Comparison of normal tissue pharmacokinetics with 111In/90Y monoclonal antibody m170 for breast and prostate cancer

Joerg Lehmann, Gerald L. DeNardo, Aina Yuan, Sui Shen, Robert T. O'Donnell, Carol M. Richman, Sally J. DeNardo

Research output: Contribution to journalArticlepeer-review

3 Scopus citations


Purpose: Radioactivity deposition in normal tissues limits the dose deliverable by radiopharmaceuticals (RP) in radioimmunotherapy (RIT). This study investigated the absorbed radiation dose in normal tissues for prostate cancer patients in comparison to breast cancer patients for 2 RPs using the monoclonal antibody (MAb) m170. Methods and Materials: 111In-DOTA-glycylglycylglycyl-l-p-isothiocyanatophenylalanine amide (GGGF)-m170 and 111In-1,4,7,10-tetraazacyclododecane-N,N′,N″,N″′-tetraacetic acid (DOTA) 2-iminothiolane (2IT)-m170, representing the same MAb and chelate with and without a cleavable linkage, were studied in 13 breast cancer and 26 prostate cancer patients. Dosimetry for 90Y was calculated using 111In MAb pharmacokinetics from the initial imaging study for each patient, using reference man- and patient-specific masses. Results: The reference man-specific radiation doses (cGy/MBq) were not significantly different for the breast and the prostate cancer patients for both RPs in all but one tissue-RP combination (liver, DOTA-2IT). The patient-specific doses had differences between the groups most of which can be related to weight differences. Conclusions: Similar normal tissue doses were calculated for two groups of patients having different cancers and genders. This similarity combined with continued careful analysis of the imaging data might allow the use of higher starting doses in early phase RIT studies.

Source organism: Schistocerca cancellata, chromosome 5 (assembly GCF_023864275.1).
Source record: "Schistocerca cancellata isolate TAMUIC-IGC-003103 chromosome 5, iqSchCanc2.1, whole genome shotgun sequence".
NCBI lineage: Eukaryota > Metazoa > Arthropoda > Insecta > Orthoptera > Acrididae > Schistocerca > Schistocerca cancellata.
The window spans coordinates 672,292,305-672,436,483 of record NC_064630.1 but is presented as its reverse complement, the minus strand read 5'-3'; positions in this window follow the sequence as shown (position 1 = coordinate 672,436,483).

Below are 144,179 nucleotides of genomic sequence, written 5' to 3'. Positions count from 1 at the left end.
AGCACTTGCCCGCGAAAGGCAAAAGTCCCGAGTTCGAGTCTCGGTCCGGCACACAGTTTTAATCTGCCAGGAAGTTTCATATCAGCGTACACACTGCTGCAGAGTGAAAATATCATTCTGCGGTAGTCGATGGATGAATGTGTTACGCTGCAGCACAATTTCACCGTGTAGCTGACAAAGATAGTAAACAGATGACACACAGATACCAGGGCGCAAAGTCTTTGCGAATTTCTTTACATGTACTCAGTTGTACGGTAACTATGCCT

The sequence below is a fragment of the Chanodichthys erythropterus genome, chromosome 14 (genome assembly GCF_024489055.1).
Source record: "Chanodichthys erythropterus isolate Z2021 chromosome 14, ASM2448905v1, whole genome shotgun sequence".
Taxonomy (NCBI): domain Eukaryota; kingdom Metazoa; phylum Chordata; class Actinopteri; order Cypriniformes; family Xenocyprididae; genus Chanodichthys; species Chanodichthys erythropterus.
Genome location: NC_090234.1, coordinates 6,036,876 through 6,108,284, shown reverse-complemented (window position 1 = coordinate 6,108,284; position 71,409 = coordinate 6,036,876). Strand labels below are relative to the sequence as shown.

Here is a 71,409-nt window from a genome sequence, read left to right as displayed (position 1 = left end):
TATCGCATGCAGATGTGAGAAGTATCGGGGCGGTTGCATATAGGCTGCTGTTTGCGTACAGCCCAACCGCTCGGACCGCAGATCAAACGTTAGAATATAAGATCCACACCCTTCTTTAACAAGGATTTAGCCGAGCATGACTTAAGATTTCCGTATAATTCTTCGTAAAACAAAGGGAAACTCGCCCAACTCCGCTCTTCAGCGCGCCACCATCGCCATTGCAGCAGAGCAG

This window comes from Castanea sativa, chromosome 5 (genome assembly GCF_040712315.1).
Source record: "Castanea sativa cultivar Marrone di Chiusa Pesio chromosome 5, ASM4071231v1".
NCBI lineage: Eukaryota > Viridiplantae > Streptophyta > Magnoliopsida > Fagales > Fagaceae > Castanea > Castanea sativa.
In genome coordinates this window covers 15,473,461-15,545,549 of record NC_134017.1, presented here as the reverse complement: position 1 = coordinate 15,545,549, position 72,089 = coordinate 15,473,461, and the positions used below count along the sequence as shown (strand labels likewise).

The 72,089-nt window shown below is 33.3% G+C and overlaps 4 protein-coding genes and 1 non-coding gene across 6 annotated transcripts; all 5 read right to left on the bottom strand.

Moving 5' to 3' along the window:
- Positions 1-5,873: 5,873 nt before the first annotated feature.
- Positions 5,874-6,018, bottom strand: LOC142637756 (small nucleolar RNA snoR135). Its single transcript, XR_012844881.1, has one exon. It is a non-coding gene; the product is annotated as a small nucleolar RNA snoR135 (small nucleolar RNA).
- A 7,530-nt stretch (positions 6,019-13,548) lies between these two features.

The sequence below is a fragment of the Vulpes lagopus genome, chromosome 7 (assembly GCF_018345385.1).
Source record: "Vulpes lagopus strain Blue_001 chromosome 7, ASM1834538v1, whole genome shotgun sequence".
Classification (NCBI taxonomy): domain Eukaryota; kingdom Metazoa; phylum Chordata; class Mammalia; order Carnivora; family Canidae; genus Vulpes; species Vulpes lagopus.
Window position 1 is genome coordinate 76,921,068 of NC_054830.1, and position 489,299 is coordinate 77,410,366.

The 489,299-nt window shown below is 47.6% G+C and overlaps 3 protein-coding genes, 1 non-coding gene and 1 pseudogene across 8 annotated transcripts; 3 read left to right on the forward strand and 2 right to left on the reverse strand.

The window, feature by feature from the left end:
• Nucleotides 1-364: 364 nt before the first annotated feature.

Original languageEnglish (US)
Pages (from-to)1192-1198
Number of pages7
JournalInternational Journal of Radiation Oncology Biology Physics
Issue number4
StatePublished - Nov 15 2006


  • DOTA-peptide
  • Monoclonal antibody
  • Normal tissue dose
  • Radiation dose
  • Radioimmunotherapy

ASJC Scopus subject areas

  • Oncology
  • Radiology Nuclear Medicine and imaging
  • Radiation


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